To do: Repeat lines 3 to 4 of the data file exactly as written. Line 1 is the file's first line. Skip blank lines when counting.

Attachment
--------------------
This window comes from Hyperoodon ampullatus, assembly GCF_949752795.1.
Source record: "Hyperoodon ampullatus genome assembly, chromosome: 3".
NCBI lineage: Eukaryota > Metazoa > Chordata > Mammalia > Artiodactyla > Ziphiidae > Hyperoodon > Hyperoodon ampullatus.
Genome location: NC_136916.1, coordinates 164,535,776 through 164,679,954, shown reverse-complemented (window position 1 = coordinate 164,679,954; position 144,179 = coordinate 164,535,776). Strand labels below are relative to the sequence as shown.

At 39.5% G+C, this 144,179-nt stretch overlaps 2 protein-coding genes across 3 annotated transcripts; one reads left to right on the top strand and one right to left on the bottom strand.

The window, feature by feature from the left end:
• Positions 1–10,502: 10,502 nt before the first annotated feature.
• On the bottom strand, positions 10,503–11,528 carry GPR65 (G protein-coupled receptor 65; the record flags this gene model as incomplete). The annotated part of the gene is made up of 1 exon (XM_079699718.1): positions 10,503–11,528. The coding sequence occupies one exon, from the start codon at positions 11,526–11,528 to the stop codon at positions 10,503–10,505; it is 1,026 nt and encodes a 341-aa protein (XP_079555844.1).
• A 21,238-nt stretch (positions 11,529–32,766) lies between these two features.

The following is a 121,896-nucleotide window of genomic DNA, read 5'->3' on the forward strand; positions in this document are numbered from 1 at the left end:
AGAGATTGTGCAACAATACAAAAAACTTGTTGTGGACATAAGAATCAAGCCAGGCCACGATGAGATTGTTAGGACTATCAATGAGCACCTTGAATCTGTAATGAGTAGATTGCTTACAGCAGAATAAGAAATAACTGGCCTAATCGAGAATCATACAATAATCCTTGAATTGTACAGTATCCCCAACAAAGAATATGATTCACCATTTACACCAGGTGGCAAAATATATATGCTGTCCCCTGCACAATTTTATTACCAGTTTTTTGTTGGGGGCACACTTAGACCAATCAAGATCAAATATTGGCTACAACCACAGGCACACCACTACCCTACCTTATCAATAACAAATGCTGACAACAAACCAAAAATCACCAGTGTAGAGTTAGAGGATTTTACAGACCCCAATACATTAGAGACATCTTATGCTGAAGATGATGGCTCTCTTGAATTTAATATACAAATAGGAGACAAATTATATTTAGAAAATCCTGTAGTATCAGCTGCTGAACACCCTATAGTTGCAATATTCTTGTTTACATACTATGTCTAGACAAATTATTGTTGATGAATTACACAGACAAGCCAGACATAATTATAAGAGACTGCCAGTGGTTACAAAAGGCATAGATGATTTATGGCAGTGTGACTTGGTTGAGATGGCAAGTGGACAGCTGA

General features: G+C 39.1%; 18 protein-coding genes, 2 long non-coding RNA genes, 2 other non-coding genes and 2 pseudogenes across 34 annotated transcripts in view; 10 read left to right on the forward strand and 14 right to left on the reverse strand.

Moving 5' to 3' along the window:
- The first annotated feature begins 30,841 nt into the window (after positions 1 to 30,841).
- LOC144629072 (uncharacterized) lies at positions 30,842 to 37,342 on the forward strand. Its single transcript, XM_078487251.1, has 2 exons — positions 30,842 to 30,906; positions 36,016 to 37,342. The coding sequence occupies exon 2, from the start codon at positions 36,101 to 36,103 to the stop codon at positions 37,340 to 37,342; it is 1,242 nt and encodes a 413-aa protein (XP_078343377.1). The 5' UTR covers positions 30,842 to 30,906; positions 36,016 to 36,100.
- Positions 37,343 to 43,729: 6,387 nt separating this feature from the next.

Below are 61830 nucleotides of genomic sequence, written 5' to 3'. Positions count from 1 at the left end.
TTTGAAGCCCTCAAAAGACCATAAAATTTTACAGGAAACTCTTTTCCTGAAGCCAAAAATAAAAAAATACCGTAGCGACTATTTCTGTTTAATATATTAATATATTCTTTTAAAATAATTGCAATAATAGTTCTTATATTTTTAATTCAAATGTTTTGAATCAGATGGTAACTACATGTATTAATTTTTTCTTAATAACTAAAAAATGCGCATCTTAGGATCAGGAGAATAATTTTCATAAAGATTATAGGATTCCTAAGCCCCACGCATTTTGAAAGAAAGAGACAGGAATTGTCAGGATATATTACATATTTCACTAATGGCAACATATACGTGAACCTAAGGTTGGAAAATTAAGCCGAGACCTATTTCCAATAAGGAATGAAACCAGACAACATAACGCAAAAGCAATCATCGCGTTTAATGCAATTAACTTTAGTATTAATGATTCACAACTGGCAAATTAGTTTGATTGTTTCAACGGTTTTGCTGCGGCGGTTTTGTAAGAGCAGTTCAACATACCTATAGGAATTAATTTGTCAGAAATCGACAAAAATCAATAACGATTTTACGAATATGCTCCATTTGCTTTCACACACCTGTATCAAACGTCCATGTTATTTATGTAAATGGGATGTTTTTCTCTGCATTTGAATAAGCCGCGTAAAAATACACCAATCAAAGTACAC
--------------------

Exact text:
NCBI lineage: Eukaryota > Metazoa > Chordata > Mammalia > Artiodactyla > Ziphiidae > Hyperoodon > Hyperoodon ampullatus.
Genome location: NC_136916.1, coordinates 164,535,776 through 164,679,954, shown reverse-complemented (window position 1 = coordinate 164,679,954; position 144,179 = coordinate 164,535,776). Strand labels below are relative to the sequence as shown.